In recent years foreign language education at the elementary level has received new attention from teachers, parents and politicians, and its introduction into all primary schools is now at hand. Therefore, a review of the theoretical foundations and empirical findings seems appropriate. The present article proposes to undertake such a review in terms of the following aspects: 1. Arguments for an early start; 2. Goals; 3. Contents; 4. Methods; 5. Materials; 6. Evaluation; 7. Teacher Education; 8. Open questions.
The paper presents, in the context of the changes that are presently occurring in the Federal Republic of Germany and in Europe, perspectives for a new and enlarged understanding of teaching and learning of foreign/second language and, consequently, for anew framework of teacher training. On the basis of this analysis it defines second language research (‘Fremdsprachenforschung’) in new terms, including research on the respective speech communities and their cultural systems as well as on the structure and cognitive acquisition processes of pragmatic-interactive and intercultural competence. Such an interdisciplinary, learner- and, at the same time, teaching-oriented approach requires a clear and sophisticated view of the research methods appropriate for the objects, issues and goals defined.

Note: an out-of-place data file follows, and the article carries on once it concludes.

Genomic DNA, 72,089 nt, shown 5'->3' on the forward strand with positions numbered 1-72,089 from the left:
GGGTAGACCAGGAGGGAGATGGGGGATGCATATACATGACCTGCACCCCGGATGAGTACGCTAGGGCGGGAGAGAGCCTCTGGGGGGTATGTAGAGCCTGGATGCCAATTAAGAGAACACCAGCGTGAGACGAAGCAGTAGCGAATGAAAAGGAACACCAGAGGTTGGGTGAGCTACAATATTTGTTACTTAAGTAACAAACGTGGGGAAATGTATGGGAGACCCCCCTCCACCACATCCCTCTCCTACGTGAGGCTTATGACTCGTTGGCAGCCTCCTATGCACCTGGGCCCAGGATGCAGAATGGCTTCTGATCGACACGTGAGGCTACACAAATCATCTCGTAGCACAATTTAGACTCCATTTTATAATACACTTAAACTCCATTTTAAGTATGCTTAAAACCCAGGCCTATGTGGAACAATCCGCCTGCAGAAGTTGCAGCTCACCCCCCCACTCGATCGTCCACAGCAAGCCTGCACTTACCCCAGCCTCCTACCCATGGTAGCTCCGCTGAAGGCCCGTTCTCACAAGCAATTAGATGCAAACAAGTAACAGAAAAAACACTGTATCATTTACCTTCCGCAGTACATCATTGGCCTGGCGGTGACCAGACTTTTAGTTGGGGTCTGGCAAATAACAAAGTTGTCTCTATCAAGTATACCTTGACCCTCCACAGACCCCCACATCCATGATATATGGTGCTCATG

The paper also discusses the interrelation between second/foreign language learning and teaching theory based on research and the actual learning and teaching process in school. It warns against overrash generalizations and direct applications aiming to ‘optimize’ classroom practice. Finally, other basic issues in second language research are identified that are relevant on a national/international level and that will have to be dealt with more systematically. In this context, some perspectives are developed for the near future.
In the former GDR the methodology of teaching English as a foreign language (TEFL) was subject to a strict system of directives from the Ministry of Education and the Academy of Pedagogical Sciences in the fields of teaching and research. Apart from conducting uniform courses of studies and state-run research assignments, several universities carried out their own investigations, mostly continuing decades of research. Their results were often included in the training of student teachers. Continuous training in the methodology of TEFL as well as a well-balanced proportion of theory and practice was ensured by a one-phase course of studies.
Besides the usual communicational objectives, all the curricula, documents, and textbooks of TEFL in the GDR underlined the necessity of proving the “superiority of socialism to capitalism”. Selected texts served to compare specific aspects of both societies. The Universities of Leipzig and Halle and the Potsdam College of Education were prominent centres of research into the methodology of TEFL. After the revolutionary events of 1989 these institutions have been continuing their investigations in a reunited Germany.